Matt Coco: The Respiration of a Monster Lurking in the Depths

After the Deluge

December 8, 2021By Heidi EllisonExhibitions, Farther Afield
Exhibition view.
Exhibition view.

The French artist Matt Coco often takes a natural or human disaster as a starting point for her installations. She sees catastrophes not just as an endpoint but also as a potential new beginning. “I try to transpose that moment when actuality breaks down into a poetic object,” she says. Her current exhibition, “Matt Coco: The Respiration of a Monster Lurking in the Depths” is so-called because she was interested in the “poetic” image of a frightening beast like the Loch Ness monster lurking in deep waters, common to many cultures around the world.

The design of each of her exhibitions is also influenced by the history and architecture of the venue it is held in. The site of this show, the Pénitents Noirs Contemporary Art Center in the heights of Aubagne, near Marseille, in the former Pénitents Noirs Chapel, provided plenty of inspiration for the exhibition.

The Pénitents Noirs Chapel in Aubagne, France. © Paris Update
The Pénitents Noirs Chapel in Aubagne, France. © Paris Update

Les Pénitents Noirs was one of three lay brotherhoods – along with Les Pénitents Blancs and Les Pénitents Gris – founded in Aubagne in the 16th and 17th centuries. Each of the brotherhoods – black, white and gray – had its own chapel. The members of these devout charitable orders processed through the city in rough robes, their faces covered by hoods, sometimes practicing self-flagellation. All three orders were banned during the French Revolution.

In the 18th century, the Pénitents Noirs Chapel, enlarged many times over the centuries, was endowed with a handsome neoclassical facade inspired by the Pantheon in Rome. During World War I, by which time it was abandoned and deconsecrated, it was used as soldiers’ quarters.

Coco’s site-specific installations evolve and change with each new venue. As an artist in residence at the Pénitents Noirs, she returned several times from her home in Lyon to develop this show. The pieces in each installation, she says, “can be understood as a language to be interpreted, underscored by clamor, disruption, change, pressure, friction.”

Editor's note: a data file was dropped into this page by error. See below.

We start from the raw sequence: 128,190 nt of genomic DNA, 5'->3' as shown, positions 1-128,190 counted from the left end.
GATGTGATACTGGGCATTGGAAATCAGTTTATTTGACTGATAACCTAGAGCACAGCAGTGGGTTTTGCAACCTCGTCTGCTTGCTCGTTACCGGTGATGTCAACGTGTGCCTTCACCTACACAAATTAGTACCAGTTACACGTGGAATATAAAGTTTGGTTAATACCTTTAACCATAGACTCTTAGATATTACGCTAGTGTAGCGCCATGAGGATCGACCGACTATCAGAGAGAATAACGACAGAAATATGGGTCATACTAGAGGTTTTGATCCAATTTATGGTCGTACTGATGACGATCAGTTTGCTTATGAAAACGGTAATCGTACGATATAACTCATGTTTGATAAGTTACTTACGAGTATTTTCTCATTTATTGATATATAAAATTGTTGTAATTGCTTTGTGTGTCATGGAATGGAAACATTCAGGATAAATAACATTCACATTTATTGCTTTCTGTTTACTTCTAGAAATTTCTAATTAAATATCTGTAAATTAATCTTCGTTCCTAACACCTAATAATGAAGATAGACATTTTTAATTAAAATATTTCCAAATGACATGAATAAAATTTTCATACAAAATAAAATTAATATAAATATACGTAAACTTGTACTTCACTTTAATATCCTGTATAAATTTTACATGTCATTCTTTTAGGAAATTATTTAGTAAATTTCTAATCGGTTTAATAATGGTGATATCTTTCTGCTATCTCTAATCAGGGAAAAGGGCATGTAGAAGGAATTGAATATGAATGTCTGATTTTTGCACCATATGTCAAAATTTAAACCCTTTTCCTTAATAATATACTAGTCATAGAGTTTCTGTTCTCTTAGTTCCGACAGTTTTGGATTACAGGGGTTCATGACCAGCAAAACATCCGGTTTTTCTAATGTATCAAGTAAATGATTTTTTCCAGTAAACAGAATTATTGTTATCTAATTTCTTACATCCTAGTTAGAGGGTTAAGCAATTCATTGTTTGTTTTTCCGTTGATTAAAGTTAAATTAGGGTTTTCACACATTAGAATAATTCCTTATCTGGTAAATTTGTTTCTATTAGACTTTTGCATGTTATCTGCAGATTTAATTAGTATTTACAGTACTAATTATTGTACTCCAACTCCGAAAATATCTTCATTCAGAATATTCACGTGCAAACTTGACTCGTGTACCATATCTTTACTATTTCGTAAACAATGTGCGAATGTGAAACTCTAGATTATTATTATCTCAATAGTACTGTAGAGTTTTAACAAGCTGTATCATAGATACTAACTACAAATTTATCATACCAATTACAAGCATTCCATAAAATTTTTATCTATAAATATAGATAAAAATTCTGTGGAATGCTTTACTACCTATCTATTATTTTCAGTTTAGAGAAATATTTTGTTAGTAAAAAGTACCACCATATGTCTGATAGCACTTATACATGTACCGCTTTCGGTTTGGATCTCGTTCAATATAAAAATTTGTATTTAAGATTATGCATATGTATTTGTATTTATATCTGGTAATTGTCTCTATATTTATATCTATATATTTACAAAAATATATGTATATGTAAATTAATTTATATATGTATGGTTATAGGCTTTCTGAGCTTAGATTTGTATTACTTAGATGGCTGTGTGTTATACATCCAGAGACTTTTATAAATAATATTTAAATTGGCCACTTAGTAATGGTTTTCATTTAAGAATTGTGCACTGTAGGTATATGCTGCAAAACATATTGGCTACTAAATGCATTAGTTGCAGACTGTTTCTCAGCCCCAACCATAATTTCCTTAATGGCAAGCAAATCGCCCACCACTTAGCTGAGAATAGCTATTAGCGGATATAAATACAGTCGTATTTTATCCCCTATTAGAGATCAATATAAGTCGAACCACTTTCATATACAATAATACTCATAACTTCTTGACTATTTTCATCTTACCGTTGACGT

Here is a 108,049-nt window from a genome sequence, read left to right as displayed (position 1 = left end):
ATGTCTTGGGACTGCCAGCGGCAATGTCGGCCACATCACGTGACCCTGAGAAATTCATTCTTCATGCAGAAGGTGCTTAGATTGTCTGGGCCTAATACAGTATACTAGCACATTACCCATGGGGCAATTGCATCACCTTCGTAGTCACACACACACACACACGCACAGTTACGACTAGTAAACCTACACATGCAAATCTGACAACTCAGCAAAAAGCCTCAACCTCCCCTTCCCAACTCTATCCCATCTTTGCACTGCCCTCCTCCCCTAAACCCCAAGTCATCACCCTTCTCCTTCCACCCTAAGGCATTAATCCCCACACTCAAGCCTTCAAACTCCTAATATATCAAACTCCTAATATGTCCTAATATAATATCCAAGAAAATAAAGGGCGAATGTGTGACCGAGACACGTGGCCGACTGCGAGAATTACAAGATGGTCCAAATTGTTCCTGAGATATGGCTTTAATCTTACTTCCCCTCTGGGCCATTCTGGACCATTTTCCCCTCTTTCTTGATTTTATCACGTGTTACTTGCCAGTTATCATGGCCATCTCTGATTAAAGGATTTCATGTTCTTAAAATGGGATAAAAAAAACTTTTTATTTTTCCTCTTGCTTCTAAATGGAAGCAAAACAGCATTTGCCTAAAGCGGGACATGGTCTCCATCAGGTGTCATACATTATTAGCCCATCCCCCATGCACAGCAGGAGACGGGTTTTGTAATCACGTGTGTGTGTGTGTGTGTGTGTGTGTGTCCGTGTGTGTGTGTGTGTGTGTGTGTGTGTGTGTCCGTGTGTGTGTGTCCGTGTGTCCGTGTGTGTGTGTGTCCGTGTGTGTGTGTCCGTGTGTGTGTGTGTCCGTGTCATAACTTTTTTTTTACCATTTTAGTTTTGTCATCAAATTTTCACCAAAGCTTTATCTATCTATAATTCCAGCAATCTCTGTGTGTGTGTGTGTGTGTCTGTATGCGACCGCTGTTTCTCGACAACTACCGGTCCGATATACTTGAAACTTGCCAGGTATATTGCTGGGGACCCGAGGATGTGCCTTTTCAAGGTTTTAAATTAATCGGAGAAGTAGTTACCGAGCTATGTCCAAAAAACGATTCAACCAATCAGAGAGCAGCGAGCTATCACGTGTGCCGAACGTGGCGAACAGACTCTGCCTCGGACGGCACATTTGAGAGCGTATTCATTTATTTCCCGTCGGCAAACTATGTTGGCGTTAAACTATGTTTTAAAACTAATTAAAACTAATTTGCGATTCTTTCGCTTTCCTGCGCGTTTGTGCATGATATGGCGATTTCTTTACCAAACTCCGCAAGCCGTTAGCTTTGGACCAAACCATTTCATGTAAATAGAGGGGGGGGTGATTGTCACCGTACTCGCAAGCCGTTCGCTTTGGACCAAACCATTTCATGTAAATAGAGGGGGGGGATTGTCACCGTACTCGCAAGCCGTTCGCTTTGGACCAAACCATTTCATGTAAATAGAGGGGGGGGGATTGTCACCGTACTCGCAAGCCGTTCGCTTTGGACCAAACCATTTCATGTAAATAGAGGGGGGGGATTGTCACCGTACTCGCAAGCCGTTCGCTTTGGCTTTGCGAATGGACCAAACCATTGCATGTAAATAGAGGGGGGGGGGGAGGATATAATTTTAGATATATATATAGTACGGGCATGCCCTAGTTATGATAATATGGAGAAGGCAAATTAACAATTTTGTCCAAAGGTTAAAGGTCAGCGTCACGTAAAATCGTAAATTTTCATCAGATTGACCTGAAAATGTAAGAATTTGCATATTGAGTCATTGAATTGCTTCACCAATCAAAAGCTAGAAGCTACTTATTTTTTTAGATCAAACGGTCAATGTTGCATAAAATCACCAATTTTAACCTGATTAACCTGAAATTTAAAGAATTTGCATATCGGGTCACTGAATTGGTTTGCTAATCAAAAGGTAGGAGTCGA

Exhibition view.
Exhibition view.

The first room of the exhibition in the bare, high-ceilinged chapel is filled with jagged wooden structures painted black with India ink, immediately suggesting a ghostly graveyard. Ceramic objects attached to each hinged black object provide the only color in the room.

The objects in the show, she says, have a “hybrid status encompassing reproduction, the existence of opposites and the possibility of a differential gap – a system in which place, event and time coexist.”

The second room features an installation of frames that seem to be waiting for paintings to fill them, which might be the canvases on the opposite wall, while the third and final room is filled with jagged black architectural elements (see photo at the top of this page) echoing the vaulted structure of the chapel’s ceiling. They look like they have survived a flood – perhaps the deluge that is part of the founding myth of so many religions. The gray material painted on the walls is caked and peeling off near the floor, as if damaged by receding waters.

Sound is also part of many of Coco’s installations, in this case the tolling of the chapel’s long-silenced bells, which can be heard only after a visitor has been in the building for 15 minutes.

After seeing this evocative show, visitors are left to wonder what has become of the beast lurking in the depths after the waters of the deluge have subsided.


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